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Old November 2, 2013, 10:22 AM   #18
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Another vote for Prvi brass. Due to the generous Enfiled chambers, I neck size only. I load for 2 different Number 4s so I segregate the brass. PPU and Rem. Have had good luck with both but I have more loadings on the PPU (that rifle just gets shot more). Up to 4 reloads so far and haven't lost a case yet. Well, other than in the weeds.

I have also had case head separations with S&B, even S&B factory loads. Twice! Happened in one day with one batch but, still, I won't even bother reloading it.
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Old November 2, 2013, 11:37 AM   #19
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The 303, has a compound problem made worst if the rifle bolt has rear locking lugs. When working with metal there are 'fixes', when a shaft is loose in a hole there is knurling, when raising metal there is peening, not long ago there was a thread about an answer looking for a problem. The answer was case rolling, what if 303 cases were rolled, rolling the rim would reduce the diameter of the rim but as a trade off the rim would get thicker. I am the fan of reducing case travel.

Case head separation on new cases is caused by the bolt being too far away from the case head, I do not shoot rimmed cases, but if I did I would be for making rings/collers to reduce case head travel.

I do shoot 30/30, I do not have case head separation problems with the Model 94.

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Old November 2, 2013, 12:49 PM   #20
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Interesting info. Rim thickness in my references is shown as 0.064".

Quote:
Case head separation on new cases is caused by the bolt being too far away from the case head,
I don't doubt that could do it.

Case head separation can also happen when the bolt and case head are in spec, if the body of the chamber is excessive. And SMLE's have a reputation for "generous" chambers. Deliberately done, according to legend, to enhance reliability under dirty battlefield conditions. (and, militaries are not big on reloading, a case working once is enough for them)

The rimmed .30-30 doesn't have this issue like the .303 does. ITs not just the rim and headspace, its not just a rear locking action. ITs these, and the "generous" .303 chambers that allow the brass to stretch too much for good case life that gives the .303 its case life issues.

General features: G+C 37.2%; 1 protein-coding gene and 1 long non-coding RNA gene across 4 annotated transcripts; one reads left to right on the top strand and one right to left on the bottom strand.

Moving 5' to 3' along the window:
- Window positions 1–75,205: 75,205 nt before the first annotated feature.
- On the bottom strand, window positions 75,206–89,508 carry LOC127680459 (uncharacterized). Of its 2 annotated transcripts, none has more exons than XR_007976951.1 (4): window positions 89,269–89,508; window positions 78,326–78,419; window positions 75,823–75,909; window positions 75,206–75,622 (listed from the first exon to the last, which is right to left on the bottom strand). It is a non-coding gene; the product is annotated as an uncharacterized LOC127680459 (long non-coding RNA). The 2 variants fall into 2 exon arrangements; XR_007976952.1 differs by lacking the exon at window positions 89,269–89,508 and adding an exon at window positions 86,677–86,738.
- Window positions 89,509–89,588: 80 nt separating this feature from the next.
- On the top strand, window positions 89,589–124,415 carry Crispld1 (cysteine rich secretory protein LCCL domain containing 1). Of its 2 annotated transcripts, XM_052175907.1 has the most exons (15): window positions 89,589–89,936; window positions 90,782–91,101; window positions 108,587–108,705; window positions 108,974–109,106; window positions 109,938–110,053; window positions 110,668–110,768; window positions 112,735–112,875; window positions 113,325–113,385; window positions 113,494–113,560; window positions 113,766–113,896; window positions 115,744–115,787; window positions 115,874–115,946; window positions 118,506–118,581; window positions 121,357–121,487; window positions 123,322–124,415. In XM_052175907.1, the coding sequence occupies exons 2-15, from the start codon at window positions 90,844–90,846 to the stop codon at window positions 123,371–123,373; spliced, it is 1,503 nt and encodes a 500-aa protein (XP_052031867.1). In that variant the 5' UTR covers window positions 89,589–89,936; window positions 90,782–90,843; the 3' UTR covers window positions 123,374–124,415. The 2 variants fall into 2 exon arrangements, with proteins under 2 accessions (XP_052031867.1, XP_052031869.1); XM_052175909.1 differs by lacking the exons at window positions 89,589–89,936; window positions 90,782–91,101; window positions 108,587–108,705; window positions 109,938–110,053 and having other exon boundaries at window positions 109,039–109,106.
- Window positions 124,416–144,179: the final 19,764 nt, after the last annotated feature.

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Old November 2, 2013, 01:52 PM   #21
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I don't know what you guys with the 3 & 4 reloads are doing, but it ain't right as I use a full length die, but adjusted to the chamber & routinely get 6~11 reloads from a case & I don't mean with a reduced plinking load.
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Old November 2, 2013, 02:56 PM   #22
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wogpotter, preexisting: as in the condition existed before a round was chambered, something like an accident waiting to happen. I have said I determine the length of the chamber first, I know how far the case travels before I pull the trigger, I know, Bart B. has everything tied in a neat little bundle as in step sequence between pulling the trigger and the bullet exiting the barrel, not fair, chamber a new, over the counter, factory round, pull the trigger and the shooter gets to collect the warranty as in if the case comes out in two pieces the shooter gets to keep both pieces.

I have said it is possible to check the length of the chamber at least three ways ‘and two of the ways do not involve a head space gage’. I know a case gage is called a head space gage, the comparator is called a head space gage and Hornady sells attachments for a dial caliper they call a head space gage etc., etc.. I check the length of a chamber with tools that are not head space gages.

I have checked 303 type rifles, I have taken them to the firing range, I have offered to give the rifle to the person that wanted them checked under the conditions they would promise me they would never attempt firing the rifle.

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Old November 2, 2013, 05:05 PM   #23
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Quote:
check the length of the chamber at least three ways ‘and two of the ways do not involve a head space gage’.
Chamber length & even shape have absolutely nada to do with head space. But we both know that, don't we?

Head-space for a rimmed case is the rim thickness, nothing else. Oversize chambers, aw heck yes, but please separate that from actual "head space" so as not to confuse those unfamiliar with rimmed cases.